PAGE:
Paris in Person | The History of French Pop Songs – La chanson française of 1940
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The History of French Pop Songs – La chanson française of 1940

We have reached the turning point of the 20th century, a decade that redefined the world by being the stage for the most devastating war the world has ever seen, the World War II. Many argue that the period between the two world wars was but a poorly made truce, and that the WWII was just a (logical) continuation of the WWI ; also, many would argue that it was indeed the WWI that was the more important of the two. We shall not get into these discussions as we’re focusing on the Parisian matters narrated through the pop song format known as la chanson française. Still, we did mention the two world wars as a necessary setup for this story as, like you will see, this topic could not be quite entirely avoided.


So, what is going on in Paris during this turbulent decade? How is our lovely city doing? Last time we checked, in the 30’s, it was trying to forget the horrors of the Great War, to struggle through the economic instability of the 30’s provoked by the Great Depression and to shake away the auguries of the soon to come disaster announced by the rise of the populist far right regimes that came to power in most of the European countries – famously Germany, Italy, and Spain. What history books nowadays tend to omit is the fact that many European countries saw the rise of the far right as a quite favorable thing – Hitler and Mussolini were lauded as brilliant politicians who managed to restore order in their respective crumbling economies and unstable states; the praises, compliments and even open admiration came from all sides of the continent. Paris and France were not an exception to this ; still, some people disapproved and some felt the raising unease, expressed in the quintessential Zeitgeist song “I’ve a bug” by Damia.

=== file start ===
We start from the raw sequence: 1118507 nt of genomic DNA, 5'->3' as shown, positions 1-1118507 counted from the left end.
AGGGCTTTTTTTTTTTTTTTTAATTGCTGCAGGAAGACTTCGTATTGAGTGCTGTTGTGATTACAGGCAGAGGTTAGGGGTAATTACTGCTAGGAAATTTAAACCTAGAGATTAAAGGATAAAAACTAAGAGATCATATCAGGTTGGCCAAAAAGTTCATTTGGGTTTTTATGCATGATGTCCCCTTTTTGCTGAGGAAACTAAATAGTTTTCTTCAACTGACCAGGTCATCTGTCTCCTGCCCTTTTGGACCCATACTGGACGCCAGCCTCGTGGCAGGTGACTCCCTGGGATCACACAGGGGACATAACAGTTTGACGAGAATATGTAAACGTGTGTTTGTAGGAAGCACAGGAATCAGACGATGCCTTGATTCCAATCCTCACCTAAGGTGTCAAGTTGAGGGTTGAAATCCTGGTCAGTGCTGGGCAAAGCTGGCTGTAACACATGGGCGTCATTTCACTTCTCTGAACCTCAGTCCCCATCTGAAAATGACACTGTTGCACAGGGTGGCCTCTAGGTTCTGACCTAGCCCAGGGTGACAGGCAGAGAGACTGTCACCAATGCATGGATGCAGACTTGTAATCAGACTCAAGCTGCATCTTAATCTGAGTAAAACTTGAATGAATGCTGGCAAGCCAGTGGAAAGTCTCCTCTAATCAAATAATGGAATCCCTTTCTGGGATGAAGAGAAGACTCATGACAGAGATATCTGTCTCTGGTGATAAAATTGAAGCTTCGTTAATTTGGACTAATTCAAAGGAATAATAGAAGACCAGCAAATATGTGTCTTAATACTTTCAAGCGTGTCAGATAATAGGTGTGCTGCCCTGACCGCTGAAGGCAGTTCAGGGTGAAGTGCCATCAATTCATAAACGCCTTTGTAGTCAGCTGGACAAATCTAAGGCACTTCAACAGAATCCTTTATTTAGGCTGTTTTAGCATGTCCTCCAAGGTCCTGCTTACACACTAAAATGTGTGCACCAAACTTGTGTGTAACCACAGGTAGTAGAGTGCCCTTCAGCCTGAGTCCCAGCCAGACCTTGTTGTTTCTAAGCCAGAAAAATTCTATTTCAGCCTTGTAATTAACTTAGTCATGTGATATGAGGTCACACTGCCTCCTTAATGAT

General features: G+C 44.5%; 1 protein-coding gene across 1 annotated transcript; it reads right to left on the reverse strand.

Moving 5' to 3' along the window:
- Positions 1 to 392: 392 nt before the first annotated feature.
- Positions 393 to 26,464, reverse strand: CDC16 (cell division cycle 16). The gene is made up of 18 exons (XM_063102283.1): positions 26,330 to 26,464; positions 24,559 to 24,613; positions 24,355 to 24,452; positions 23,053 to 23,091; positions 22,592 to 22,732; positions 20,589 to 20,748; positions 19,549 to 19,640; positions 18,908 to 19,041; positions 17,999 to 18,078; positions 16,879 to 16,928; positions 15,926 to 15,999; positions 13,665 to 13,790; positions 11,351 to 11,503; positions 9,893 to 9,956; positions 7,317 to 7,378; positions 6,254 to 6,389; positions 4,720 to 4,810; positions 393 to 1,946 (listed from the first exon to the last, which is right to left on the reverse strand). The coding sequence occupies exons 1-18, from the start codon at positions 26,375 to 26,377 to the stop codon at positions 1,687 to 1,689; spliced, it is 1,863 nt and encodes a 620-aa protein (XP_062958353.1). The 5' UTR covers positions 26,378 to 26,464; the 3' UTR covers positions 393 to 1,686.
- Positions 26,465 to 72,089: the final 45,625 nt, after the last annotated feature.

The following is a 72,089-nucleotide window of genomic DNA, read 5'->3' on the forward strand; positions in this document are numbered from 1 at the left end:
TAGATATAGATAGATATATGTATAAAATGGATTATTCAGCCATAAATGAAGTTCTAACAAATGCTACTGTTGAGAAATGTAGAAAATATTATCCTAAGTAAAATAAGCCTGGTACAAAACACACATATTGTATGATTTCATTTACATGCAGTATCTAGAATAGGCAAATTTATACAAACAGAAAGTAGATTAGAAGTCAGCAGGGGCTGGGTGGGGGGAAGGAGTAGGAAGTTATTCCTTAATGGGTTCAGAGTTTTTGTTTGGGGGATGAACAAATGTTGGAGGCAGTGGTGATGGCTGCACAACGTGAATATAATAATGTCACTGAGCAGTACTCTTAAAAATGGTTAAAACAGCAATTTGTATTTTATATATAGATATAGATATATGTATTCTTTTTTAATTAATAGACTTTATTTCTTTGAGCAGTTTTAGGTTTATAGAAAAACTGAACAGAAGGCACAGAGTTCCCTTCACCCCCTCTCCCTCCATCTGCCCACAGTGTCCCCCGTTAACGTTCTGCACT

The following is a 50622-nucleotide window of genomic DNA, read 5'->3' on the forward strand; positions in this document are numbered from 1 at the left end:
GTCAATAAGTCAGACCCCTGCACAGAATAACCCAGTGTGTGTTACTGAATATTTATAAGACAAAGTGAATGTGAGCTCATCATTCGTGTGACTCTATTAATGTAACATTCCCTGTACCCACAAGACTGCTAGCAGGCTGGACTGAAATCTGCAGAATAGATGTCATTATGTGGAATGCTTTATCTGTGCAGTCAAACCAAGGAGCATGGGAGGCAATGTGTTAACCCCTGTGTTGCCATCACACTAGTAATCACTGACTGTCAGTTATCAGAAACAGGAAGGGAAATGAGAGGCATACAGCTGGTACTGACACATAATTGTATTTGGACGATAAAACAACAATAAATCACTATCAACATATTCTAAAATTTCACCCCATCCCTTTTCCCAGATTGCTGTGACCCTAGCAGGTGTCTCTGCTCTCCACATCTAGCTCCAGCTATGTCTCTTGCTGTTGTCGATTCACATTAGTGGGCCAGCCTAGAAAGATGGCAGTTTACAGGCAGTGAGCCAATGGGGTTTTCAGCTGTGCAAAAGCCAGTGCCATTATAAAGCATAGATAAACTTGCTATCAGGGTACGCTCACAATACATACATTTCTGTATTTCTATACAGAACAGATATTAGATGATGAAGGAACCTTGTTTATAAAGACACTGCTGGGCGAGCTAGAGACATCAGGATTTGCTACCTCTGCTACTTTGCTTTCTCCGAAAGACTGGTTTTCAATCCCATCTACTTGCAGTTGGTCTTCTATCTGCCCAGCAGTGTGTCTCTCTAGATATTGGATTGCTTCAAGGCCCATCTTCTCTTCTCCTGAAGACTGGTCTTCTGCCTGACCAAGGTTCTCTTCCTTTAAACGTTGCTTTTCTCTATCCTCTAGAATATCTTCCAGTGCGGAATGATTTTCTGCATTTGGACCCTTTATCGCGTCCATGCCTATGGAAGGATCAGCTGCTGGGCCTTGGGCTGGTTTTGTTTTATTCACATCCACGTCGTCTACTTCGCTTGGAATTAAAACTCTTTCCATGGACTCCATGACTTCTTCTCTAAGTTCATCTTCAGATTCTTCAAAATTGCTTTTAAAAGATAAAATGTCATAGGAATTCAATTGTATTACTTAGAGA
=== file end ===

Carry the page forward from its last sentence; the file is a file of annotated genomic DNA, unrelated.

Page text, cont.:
However, apart from that, the majority of the entertainment world, much like the majority of the French politicians, the army and the state apparatus, decided to rather ignore the whole affair and to sit this one out. So we open the inquiry into this era by a song that is blissfully oblivious to the ongoing occupation and Hannibal that is not at at the door, but at the table (not to be crass and say in the bed, where he also was).



Charles Trenet – La Romance de Paris



Charles doesn’t quite care about all this occupation business (who can waste time on such trivialities anyhow) and prefers to sing about Paris for what it’s best known – romance. So the song gives us a very idealized image of a young couple who fell in love, despite only having known each other for two days. Paris has that effect on people, you see, that you are much more likely to find your one true love instantaneously if you’re here rather than anywhere else in the world. From that moment on, their lives were no longer unhappy, but pure joy – they grew old together, had a lovely family, great kids, everything you could wish for. The theme of the song would be quite bland and by the numbers had it not been for the historical context and what went on in the rest of the Europe. Perhaps this is why even nowadays the French people wage war on each other in the youtube comments section around the question whether Charles Trenet was a collaborationist or not. One say that he was just doing his job and sang, albeit a tad too often to the Nazi officers as well ; the others say that you shouldn’t serve the occupier no matter of which profession you happen to be. We’ll do as the French do and sit that one out. Fact is that Charles Trenet is one of the pillars of the entire genre of la chanson française and also on of the ‘eternals’, not only regarding his artistic importance but also his longevity.



Jacqueline Moreau – Le Premier Rendez Vous



Continuing down the same line (of ignoring the occupation), we have this overtly sweet and melancholic song about the joy of the first date. While not exclusively about Paris in as far as actually mentioning the city, it blends perfectly with the general idea of pretending that nothing is out of order and that it’s business as usual. Some generous youtube soul has garnished this song with a set of very interesting photographs of Paris under the occupation, where we see a lot of people having fun, dancing, basically going about their lives as if, indeed, it was business as usual. Again, we’ll sit this one out and let you draw your own conclusions. We’ll just note how it’s extremely ironic, sardonic even, to witness this audio-visual arrangement as such – while the lyrical subject is singing about the joy and mystery of the first date, that will end the loneliness and result in a harmonious affair, we see images of the Nazi soldiers having fun with the radiant, smiling French women – as if those two groups are the lovers we’re being told about. The song came from a movie of the same title and has a more popular rendition by Danielle Darrieux. Still, in this version we get the photos in question which is a curious piece of history we couldn’t ignore.


+bonus link – this awesome collection of photographs depicting the life in the Nazi occupied Paris published by Daily Mail. It really complements the photos seen in the video above and gives us a better historical insight into the entire affair. We might dedicate an entire separate post to this topic alone.